The problem with righteous anger

A couple of weeks ago, over on my Green Mangoes Blog, I wrote a post titled What would Bono do?.  In it, I talked about how cooperation and change does not usually come about through attacks or name-calling, but rather by finding a common ground and having empathy for those with whom you are working.

This post is along those same lines, and I am writing it because lately I’ve noticed a lot of anger coming out of some members of the unschooling community.   People with whom I agree but whose methods in communicating to those who disagree have become increasingly provocational.   Their anger is sustained, unyielding and brooks no discussion or compromise.

Which of course means it is also completely ineffective in its’ purpose, which, if you ask, is to make people think and ultimately change their minds about whatever issue is being put forth.

It surprises me when unschoolers behave this way, because unschooling parents have almost all been on the receiving end of such righteous indignation from people who believe that we are ruining our child’s chances of success by not sending them to school.  And what happens when someone lays such an accusation at our feet?  When they call us horrible parents?  Megalomaniacs?   Do we listen carefully and consider what they have said?   No we do not.   We dismiss them, or if we are in a less patient mood, lash back.  We defend.   We become even more dedicated to our own point of view.

Why then, are unschoolers displaying their own versions of righteous anger and expecting different results?   (I know, I know, because unlike those jerks who call us bad parents, we unschoolers are RIGHT in our opinions!   Sigh.)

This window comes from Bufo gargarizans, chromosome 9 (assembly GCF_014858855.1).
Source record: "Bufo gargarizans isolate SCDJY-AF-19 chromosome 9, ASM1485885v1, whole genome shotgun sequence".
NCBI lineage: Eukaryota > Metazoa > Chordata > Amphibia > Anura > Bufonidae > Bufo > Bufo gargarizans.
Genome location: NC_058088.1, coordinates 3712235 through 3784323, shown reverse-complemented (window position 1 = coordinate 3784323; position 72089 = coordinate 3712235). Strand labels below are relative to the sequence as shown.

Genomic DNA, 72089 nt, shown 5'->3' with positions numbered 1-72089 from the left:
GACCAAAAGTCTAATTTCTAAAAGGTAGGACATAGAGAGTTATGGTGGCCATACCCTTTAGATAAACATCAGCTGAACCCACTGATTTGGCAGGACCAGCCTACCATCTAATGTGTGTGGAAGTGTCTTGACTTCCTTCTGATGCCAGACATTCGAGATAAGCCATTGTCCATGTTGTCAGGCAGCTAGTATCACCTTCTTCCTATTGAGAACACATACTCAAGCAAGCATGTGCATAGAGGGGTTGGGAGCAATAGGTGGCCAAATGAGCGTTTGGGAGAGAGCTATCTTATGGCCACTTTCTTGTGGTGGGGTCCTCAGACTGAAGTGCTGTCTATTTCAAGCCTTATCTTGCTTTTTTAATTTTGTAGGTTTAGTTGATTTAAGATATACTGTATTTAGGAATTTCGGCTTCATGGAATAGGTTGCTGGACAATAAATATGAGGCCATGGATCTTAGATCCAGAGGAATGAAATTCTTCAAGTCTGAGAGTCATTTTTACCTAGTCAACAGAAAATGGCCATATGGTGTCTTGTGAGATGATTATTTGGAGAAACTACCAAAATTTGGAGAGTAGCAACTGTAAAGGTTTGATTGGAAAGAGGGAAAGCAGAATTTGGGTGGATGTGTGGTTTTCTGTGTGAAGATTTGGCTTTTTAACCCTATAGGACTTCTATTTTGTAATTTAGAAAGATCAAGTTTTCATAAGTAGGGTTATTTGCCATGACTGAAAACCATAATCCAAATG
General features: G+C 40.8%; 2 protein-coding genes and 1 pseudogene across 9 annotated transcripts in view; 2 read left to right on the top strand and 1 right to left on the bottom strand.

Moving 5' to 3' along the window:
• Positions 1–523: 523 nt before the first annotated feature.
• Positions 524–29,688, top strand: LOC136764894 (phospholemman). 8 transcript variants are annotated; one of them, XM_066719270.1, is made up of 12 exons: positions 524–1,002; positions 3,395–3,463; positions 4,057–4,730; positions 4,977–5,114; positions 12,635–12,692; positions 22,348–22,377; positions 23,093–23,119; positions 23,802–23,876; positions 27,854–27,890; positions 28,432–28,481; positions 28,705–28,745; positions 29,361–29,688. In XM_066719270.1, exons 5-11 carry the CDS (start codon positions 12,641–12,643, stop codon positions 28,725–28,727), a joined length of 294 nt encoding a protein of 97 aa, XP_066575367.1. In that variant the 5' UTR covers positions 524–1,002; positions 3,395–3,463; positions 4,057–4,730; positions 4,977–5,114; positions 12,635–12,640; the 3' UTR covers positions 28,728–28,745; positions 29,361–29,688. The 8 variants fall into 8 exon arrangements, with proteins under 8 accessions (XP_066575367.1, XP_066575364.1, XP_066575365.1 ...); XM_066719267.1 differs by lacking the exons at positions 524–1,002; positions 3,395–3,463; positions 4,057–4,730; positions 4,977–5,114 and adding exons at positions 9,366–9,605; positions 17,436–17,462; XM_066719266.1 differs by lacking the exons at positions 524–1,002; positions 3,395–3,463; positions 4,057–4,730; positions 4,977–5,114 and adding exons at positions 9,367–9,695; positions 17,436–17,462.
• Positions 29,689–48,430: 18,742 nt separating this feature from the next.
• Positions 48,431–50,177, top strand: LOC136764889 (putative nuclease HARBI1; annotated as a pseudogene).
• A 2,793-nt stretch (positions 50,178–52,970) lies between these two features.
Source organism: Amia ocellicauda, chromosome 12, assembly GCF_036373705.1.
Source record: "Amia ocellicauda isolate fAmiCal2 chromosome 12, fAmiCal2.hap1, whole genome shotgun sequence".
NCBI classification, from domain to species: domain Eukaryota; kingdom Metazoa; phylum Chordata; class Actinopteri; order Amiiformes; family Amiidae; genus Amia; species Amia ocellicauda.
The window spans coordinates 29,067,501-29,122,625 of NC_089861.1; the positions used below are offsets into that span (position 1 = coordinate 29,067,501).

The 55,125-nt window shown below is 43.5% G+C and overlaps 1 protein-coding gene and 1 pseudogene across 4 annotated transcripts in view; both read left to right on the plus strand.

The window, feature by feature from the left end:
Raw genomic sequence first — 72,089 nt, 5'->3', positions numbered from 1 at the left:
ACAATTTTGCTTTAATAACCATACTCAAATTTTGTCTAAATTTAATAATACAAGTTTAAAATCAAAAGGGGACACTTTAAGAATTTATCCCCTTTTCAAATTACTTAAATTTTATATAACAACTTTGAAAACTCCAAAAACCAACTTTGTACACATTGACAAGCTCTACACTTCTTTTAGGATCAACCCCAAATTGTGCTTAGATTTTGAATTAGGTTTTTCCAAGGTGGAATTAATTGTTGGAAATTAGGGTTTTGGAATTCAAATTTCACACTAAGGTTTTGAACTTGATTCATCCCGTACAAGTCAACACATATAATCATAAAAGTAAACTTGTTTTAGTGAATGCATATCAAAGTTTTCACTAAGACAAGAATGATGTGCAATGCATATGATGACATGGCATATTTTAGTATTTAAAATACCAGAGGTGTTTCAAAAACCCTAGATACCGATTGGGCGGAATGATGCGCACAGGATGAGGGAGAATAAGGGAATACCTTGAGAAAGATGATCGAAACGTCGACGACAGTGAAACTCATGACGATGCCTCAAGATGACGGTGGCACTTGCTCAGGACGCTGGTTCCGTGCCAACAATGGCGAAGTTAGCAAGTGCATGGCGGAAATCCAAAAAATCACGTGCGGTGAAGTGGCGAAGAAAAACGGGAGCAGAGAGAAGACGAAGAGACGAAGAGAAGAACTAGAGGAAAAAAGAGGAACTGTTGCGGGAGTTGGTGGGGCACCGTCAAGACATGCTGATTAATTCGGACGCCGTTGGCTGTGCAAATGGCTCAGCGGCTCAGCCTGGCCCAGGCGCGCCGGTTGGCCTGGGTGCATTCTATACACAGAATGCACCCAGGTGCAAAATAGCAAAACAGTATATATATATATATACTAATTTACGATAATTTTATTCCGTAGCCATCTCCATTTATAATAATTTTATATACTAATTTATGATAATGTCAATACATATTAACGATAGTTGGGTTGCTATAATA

Righteous anger is all about making someone else wrong, not about fomenting change or understanding.  It is completely self-involved and self-important.  It is not empathetic.  And of course we are all guilty of it at one time or another.

Empathy and understanding are much more effective tools in “reaching across the aisle” so to speak.   They are also much more difficult, because apparently for most of us the most important thing is browbeating someone until they admit that we are right and they are completely and 100% wrong.

But how often does that really happen?

So here is my plea to all the unschoolers out there.  Whether you are discussing education, or religion, or whatever the issue at hand may be, try to understand the other side before you launch a full out assault.   If it’s just you and your like-minded friends in the room, then have at it (god knows I do).   But if changing hearts and minds is REALLY what you want?   The vituperative approach will get you nowhere.  Believe me, I’ve tried.  Not to mention that it is exhausting to maintain such a high level of animosity for any length of time.

The Dalai Lama says this about anger:

If your mind is dominated by anger, you will lose the greatest part of your human intelligence-wisdom that is the ability to discern between good and evil. Anger is one of the greatest problems that we have to face in the world today. In the course of our daily human relations, if we speak straight forwardly and in a reasoned way, anger is not necessary. Any point of difference can be discussed. Whenever we cannot justify ourselves through reason, that is when anger rises. It is when reason ends that anger begins. In my experience, even if anger gives us the strength to reach or to respond in the event of conflict, the energy it gives us is blind and difficult to control. Anger is a sign of weakness.






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